'Eel Man' Heartbroken By Plans To Ban Eel Fishing

PUBLISHED: 10:10 02 July 2009 | UPDATED: 10:56 04 May 2010

PROPOSALS to ban eel fishing in the Fens have been described as heartbreaking by Eel Man Peter Carter. Known locally as the Eel Man, Mr Carter can trace his eel-trapping heritage back 500 years. He has spoken out against suggestions made by the Enviro

PROPOSALS to ban eel fishing in the Fens have been described as "heartbreaking" by "Eel Man" Peter Carter.

Known locally as the Eel Man, Mr Carter can trace his eel-trapping heritage back 500 years. He has spoken out against suggestions made by the Environment Agency, who want to impose a close season on eel fishing, and local fishery experts, who want to ban eel fishing altogether.

Mr Carter, 44, is believed to be the last trapper operating in the Fens and only a handful of other fishermen are allowed to net eels from the Great Ouse.

He said: "I've spent my whole life around the rivers and it would be gutting if I lost the reason to be on the river.

"I go out in the early morning and evenings and it would be heartbreaking if I had to stop. It is a family trade. My daughter is 12 and she comes out with me.

"I would like to think I could live the rest of my life out on the river and I hoped I could pass my eel license on to my daughter.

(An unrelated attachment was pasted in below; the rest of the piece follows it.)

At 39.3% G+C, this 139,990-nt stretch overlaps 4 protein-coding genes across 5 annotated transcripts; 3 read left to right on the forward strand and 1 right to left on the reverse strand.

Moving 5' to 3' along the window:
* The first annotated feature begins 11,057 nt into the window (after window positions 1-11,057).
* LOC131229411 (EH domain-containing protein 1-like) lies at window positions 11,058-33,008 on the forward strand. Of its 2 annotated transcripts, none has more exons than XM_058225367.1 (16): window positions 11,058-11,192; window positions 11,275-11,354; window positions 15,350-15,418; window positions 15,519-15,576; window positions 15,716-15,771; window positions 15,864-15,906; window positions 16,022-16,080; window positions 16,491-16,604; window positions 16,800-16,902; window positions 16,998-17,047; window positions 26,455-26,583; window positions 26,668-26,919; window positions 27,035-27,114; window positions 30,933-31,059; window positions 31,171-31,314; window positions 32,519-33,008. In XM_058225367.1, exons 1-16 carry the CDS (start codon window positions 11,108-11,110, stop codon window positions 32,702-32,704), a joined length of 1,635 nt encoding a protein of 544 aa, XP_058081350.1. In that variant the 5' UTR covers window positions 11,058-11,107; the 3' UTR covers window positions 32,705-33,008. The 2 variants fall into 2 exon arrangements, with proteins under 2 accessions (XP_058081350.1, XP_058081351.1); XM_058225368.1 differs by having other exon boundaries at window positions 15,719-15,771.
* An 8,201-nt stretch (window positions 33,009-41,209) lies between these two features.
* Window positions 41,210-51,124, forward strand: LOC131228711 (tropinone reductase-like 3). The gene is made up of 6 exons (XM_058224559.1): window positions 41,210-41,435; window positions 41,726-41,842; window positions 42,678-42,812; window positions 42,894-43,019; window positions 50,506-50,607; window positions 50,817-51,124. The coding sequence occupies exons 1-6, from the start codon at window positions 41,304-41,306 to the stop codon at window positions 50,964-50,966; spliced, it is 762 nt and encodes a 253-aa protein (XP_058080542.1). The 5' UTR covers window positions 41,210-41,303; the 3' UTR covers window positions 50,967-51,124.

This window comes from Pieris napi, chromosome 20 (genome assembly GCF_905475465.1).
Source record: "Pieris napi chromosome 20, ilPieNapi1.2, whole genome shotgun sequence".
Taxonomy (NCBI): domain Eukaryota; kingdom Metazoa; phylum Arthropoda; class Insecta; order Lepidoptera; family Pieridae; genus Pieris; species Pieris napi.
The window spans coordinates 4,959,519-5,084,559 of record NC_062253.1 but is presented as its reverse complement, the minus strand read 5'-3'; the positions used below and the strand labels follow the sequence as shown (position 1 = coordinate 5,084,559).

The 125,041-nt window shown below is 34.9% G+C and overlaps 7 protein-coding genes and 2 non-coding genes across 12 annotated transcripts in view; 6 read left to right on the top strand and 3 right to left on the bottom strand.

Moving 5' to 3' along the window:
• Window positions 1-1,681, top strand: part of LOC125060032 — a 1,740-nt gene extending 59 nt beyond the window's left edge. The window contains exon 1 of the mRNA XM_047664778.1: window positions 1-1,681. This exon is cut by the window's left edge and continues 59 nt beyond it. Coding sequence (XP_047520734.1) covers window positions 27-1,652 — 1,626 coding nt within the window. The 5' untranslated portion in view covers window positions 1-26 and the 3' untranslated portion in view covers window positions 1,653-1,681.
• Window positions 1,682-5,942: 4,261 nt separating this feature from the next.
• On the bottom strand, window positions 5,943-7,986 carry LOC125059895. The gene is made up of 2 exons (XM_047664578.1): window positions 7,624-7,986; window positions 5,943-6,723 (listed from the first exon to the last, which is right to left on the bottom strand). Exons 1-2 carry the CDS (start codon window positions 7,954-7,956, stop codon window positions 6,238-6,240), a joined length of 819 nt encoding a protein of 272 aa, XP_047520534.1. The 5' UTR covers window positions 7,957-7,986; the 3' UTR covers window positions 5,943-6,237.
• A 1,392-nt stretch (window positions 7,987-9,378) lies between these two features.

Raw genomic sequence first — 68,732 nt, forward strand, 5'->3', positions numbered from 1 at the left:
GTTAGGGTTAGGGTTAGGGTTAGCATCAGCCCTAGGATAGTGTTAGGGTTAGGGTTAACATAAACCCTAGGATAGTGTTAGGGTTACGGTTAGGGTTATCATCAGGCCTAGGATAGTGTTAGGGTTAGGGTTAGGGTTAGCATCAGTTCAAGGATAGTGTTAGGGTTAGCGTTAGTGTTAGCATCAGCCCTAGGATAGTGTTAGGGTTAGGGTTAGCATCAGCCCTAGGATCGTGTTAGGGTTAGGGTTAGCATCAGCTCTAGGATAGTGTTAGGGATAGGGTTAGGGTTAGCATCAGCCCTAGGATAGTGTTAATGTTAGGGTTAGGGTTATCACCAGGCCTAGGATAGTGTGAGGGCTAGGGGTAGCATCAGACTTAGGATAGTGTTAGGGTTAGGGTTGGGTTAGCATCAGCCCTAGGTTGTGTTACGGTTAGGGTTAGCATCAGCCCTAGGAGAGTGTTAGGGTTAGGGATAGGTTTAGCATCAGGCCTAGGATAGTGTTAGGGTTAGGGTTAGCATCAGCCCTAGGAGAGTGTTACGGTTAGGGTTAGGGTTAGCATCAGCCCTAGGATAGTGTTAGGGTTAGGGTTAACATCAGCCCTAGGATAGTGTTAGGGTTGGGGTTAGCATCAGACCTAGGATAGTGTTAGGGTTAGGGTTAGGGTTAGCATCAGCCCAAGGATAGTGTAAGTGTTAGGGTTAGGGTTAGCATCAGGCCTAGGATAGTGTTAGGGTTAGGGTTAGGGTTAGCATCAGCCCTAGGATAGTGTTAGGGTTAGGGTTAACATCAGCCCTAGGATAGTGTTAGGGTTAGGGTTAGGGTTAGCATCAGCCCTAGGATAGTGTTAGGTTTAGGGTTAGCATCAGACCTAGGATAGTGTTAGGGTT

"I do a lot of demonstrations at schools and teach the children not just about eel catching but about eels themselves. I tell them about the history of the eel, its lifecycle and where they go. "With me the eel catching doesn't just mean the money, or little of it. It's about being on the Fens, talking to the children and public, and the history that goes with it."

Scientists say eel populations are at less than 10 per cent of 1970s levels. A parasite which infests the creature's swim bladder - which it needs to regulate its depth when swimming at sea - is believed to be responsible.

A letter to the last handful of licensed eel catchers from David Moore, chairman of the Anglian Region's Fisheries, Ecology and Recreation Advisory Committee, said the number of young eels returning to East Anglia's rivers from their spawning grounds were at their lowest-ever level.

It says: "Members recommend that commercial eel fishing should be ended and that anglers should return alive all eels they catch until there was an improvement in eel stocks."

7297HD0207: "Eel Man" Peter Carter can trace his eel-trapping heritage back 500 years.

Photo: HELEN DRAKE.


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